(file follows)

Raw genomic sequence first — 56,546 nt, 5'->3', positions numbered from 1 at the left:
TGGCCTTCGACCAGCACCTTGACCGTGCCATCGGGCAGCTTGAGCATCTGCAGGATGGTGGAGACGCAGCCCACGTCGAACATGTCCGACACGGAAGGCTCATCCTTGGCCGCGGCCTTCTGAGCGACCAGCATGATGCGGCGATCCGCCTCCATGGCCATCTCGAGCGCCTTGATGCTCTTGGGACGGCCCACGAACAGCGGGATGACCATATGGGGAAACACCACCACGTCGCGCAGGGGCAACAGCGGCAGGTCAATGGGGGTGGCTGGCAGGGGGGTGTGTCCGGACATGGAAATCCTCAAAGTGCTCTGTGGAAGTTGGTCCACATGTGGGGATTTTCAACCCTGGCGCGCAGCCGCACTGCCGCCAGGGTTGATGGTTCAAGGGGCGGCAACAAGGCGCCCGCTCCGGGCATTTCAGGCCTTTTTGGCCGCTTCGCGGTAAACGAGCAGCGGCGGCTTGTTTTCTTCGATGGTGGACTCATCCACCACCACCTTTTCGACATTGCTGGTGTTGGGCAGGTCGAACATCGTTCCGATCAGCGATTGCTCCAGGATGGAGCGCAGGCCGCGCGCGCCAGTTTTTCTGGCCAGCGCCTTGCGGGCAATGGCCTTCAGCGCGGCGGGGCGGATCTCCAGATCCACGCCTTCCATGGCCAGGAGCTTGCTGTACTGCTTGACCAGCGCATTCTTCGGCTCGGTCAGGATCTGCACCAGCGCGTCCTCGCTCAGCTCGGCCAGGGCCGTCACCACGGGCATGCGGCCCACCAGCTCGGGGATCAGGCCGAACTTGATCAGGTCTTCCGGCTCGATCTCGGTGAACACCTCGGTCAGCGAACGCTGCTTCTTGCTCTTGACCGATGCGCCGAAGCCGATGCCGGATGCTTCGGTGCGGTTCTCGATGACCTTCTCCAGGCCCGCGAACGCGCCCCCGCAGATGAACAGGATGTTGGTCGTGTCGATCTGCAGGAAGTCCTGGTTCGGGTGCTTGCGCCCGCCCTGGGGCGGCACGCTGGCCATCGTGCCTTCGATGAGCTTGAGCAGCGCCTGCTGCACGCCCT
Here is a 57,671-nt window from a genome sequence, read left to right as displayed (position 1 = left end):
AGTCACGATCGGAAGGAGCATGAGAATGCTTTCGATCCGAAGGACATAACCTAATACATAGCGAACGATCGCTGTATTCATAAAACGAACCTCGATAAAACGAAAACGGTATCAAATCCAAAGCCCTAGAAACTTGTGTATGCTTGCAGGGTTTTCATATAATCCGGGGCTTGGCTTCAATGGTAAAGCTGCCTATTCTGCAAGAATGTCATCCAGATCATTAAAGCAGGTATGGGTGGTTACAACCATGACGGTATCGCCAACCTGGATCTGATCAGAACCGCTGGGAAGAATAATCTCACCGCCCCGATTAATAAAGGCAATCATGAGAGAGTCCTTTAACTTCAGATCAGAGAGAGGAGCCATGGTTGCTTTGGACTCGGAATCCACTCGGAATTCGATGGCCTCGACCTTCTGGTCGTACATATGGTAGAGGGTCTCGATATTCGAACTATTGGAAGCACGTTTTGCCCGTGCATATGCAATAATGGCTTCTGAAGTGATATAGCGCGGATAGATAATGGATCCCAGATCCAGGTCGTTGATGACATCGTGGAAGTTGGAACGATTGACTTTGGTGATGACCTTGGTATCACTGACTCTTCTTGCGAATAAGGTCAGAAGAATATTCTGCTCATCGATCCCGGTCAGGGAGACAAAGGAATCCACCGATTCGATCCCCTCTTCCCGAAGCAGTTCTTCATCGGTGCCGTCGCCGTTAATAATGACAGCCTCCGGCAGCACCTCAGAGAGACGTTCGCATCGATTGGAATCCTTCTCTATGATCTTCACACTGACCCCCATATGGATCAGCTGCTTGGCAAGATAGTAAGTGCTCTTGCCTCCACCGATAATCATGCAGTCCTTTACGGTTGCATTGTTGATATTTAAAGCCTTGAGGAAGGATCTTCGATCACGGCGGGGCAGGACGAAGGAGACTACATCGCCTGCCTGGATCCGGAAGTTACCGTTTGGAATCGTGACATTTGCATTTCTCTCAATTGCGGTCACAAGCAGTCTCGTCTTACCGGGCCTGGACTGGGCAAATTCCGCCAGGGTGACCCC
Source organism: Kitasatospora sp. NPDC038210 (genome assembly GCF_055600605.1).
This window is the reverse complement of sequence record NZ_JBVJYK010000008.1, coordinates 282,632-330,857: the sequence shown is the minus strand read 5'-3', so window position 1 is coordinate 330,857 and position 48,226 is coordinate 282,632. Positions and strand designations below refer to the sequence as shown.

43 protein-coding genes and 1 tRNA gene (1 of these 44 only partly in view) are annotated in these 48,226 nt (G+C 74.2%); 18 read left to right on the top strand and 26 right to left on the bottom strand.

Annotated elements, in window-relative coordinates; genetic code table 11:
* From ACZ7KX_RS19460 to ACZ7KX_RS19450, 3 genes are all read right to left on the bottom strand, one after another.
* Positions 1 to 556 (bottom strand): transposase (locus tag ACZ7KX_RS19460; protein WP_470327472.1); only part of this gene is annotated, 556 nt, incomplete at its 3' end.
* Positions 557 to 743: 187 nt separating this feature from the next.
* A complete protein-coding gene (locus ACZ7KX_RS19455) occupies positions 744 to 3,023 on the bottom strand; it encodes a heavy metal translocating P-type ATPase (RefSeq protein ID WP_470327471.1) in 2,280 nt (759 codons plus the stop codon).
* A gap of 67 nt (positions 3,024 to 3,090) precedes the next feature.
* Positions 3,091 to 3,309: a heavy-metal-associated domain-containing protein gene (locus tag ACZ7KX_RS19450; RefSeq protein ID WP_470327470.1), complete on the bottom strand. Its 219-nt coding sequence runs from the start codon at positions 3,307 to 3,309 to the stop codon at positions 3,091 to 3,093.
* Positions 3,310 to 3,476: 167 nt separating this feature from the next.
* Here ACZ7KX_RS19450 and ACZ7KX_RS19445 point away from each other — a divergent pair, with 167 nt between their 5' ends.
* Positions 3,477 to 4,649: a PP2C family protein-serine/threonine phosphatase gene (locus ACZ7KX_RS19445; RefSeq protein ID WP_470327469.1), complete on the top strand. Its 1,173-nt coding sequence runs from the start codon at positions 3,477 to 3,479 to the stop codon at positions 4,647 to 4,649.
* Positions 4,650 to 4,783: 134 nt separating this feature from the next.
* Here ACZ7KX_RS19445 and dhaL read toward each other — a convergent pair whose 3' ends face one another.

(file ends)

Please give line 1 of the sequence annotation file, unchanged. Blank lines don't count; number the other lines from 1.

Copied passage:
Raw genomic sequence first — 56,546 nt, 5'->3', positions numbered from 1 at the left: